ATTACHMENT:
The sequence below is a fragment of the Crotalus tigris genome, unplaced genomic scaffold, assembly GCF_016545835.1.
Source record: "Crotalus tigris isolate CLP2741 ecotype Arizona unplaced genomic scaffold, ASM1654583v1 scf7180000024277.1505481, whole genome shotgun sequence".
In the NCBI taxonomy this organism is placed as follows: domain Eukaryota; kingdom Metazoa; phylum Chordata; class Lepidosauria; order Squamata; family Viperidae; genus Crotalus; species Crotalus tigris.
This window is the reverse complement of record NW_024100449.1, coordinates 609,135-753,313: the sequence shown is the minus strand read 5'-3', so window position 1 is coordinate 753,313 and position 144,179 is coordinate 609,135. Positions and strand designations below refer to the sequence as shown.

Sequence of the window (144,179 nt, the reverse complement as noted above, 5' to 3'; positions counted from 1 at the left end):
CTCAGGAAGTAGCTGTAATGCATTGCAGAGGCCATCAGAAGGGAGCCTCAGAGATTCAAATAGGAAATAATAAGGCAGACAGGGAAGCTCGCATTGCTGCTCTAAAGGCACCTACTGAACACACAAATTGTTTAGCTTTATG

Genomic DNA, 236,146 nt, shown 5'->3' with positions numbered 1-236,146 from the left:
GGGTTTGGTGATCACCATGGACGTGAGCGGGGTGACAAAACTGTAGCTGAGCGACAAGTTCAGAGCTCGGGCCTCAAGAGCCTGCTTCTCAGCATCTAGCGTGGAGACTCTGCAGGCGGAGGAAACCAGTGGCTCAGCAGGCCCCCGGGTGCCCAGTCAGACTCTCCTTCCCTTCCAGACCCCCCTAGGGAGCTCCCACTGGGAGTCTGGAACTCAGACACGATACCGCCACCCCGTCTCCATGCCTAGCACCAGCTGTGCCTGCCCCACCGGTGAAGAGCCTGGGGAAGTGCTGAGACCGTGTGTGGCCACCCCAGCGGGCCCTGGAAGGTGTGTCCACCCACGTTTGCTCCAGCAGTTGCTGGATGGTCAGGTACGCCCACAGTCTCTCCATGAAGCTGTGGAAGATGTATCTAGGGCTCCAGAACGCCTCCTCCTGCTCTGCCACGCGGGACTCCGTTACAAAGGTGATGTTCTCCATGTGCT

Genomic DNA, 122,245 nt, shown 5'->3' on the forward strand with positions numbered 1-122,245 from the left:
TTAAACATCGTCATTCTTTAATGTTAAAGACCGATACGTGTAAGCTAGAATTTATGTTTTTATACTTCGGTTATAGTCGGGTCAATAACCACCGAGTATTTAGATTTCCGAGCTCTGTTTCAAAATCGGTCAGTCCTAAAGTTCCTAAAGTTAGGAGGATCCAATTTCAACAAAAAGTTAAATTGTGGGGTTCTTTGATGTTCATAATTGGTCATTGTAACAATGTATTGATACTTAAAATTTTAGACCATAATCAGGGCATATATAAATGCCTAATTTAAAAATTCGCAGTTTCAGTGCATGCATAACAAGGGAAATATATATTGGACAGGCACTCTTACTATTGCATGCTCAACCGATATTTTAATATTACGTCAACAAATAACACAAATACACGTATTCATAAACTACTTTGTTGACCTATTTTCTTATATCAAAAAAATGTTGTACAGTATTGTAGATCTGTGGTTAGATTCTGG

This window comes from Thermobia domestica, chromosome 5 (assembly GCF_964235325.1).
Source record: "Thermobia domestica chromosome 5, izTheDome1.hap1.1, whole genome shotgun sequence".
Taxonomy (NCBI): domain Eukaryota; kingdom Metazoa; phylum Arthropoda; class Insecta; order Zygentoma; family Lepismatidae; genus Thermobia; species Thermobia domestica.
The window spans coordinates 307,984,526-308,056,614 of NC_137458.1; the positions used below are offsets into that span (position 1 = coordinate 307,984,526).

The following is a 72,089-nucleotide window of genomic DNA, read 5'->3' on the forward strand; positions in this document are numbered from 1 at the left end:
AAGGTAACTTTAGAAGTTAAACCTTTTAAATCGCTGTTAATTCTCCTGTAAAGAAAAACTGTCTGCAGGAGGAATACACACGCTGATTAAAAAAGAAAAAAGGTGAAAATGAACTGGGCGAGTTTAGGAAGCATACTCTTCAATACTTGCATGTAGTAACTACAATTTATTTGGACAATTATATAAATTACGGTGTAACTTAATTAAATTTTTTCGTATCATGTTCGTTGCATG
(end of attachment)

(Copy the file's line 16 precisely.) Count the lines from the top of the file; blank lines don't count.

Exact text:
AAGGTAACTTTAGAAGTTAAACCTTTTAAATCGCTGTTAATTCTCCTGTAAAGAAAAACTGTCTGCAGGAGGAATACACACGCTGATTAAAAAAGAAAAAAGGTGAAAATGAACTGGGCGAGTTTAGGAAGCATACTCTTCAATACTTGCATGTAGTAACTACAATTTATTTGGACAATTATATAAATTACGGTGTAACTTAATTAAATTTTTTCGTATCATGTTCGTTGCATG